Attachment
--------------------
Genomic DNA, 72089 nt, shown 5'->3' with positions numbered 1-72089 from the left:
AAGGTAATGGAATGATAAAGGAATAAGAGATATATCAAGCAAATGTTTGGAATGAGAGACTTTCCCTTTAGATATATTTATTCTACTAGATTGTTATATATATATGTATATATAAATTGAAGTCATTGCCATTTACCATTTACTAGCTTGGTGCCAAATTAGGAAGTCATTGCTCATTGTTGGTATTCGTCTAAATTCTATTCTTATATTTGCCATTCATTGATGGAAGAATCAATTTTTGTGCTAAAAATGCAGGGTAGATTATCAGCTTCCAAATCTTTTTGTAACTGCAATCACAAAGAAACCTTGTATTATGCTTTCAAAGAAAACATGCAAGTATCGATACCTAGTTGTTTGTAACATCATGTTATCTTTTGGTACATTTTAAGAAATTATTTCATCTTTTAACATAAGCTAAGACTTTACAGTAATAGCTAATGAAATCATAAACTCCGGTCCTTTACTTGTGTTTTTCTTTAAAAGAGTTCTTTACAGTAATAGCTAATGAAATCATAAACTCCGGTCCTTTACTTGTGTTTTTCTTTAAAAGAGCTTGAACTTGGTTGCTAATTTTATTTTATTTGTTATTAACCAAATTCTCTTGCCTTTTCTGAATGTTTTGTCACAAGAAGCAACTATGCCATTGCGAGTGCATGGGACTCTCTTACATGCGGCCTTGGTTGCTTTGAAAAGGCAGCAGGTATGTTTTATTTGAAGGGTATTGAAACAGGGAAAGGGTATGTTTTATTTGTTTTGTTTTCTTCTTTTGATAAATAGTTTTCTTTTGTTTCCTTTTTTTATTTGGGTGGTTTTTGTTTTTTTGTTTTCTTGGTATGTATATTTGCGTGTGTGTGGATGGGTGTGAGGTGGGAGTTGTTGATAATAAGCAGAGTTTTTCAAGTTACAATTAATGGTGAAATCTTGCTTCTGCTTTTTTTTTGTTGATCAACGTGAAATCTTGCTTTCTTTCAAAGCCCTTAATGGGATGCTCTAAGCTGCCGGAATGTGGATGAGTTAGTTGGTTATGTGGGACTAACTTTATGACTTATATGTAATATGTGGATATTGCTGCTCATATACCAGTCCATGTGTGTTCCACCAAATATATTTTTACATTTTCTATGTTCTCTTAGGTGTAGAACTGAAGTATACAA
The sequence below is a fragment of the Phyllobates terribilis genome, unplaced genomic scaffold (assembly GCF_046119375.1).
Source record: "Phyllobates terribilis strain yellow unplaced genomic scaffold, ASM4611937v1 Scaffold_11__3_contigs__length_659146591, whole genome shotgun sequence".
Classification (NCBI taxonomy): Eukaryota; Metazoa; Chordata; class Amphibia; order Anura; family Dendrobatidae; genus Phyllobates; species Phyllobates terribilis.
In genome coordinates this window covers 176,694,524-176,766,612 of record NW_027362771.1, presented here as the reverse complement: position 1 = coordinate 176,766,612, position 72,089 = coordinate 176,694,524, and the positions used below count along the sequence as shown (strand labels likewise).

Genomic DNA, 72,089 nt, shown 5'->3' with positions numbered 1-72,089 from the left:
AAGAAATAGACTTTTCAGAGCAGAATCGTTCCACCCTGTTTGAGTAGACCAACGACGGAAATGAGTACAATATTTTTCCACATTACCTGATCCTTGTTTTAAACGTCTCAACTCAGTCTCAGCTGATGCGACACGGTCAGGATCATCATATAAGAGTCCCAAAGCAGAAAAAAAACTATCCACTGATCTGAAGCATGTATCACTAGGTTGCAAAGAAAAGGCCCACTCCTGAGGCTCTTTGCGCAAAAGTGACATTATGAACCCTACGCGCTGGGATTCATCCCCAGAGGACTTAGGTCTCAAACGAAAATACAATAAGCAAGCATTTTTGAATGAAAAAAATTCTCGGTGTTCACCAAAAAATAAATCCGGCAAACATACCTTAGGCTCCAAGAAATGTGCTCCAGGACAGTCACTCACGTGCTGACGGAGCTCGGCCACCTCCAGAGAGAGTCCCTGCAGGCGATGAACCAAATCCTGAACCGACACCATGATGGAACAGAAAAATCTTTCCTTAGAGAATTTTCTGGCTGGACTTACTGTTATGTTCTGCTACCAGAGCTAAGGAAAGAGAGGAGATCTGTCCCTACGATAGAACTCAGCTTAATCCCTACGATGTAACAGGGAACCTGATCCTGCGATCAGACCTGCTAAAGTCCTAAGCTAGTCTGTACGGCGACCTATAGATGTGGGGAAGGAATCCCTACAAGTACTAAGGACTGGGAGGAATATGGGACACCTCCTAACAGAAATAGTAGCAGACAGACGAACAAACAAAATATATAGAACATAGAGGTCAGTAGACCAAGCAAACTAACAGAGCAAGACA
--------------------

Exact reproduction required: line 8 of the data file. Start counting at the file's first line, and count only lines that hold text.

AAGAAATAGACTTTTCAGAGCAGAATCGTTCCACCCTGTTTGAGTAGACCAACGACGGAAATGAGTACAATATTTTTCCACATTACCTGATCCTTGTTTTAAACGTCTCAACTCAGTCTCAGCTGATGCGACACGGTCAGGATCATCATATAAGAGTCCCAAAGCAGAAAAAAAACTATCCACTGATCTGAAGCATGTATCACTAGGTTGCAAAGAAAAGGCCCACTCCTGAGGCTCTTTGCGCAAAAGTGACATTATGAACCCTACGCGCTGGGATTCATCCCCAGAGGACTTAGGTCTCAAACGAAAATACAATAAGCAAGCATTTTTGAATGAAAAAAATTCTCGGTGTTCACCAAAAAATAAATCCGGCAAACATACCTTAGGCTCCAAGAAATGTGCTCCAGGACAGTCACTCACGTGCTGACGGAGCTCGGCCACCTCCAGAGAGAGTCCCTGCAGGCGATGAACCAAATCCTGAACCGACACCATGATGGAACAGAAAAATCTTTCCTTAGAGAATTTTCTGGCTGGACTTACTGTTATGTTCTGCTACCAGAGCTAAGGAAAGAGAGGAGATCTGTCCCTACGATAGAACTCAGCTTAATCCCTACGATGTAACAGGGAACCTGATCCTGCGATCAGACCTGCTAAAGTCCTAAGCTAGTCTGTACGGCGACCTATAGATGTGGGGAAGGAATCCCTACAAGTACTAAGGACTGGGAGGAATATGGGACACCTCCTAACAGAAATAGTAGCAGACAGACGAACAAACAAAATATATAGAACATAGAGGTCAGTAGACCAAGCAAACTAACAGAGCAAGACA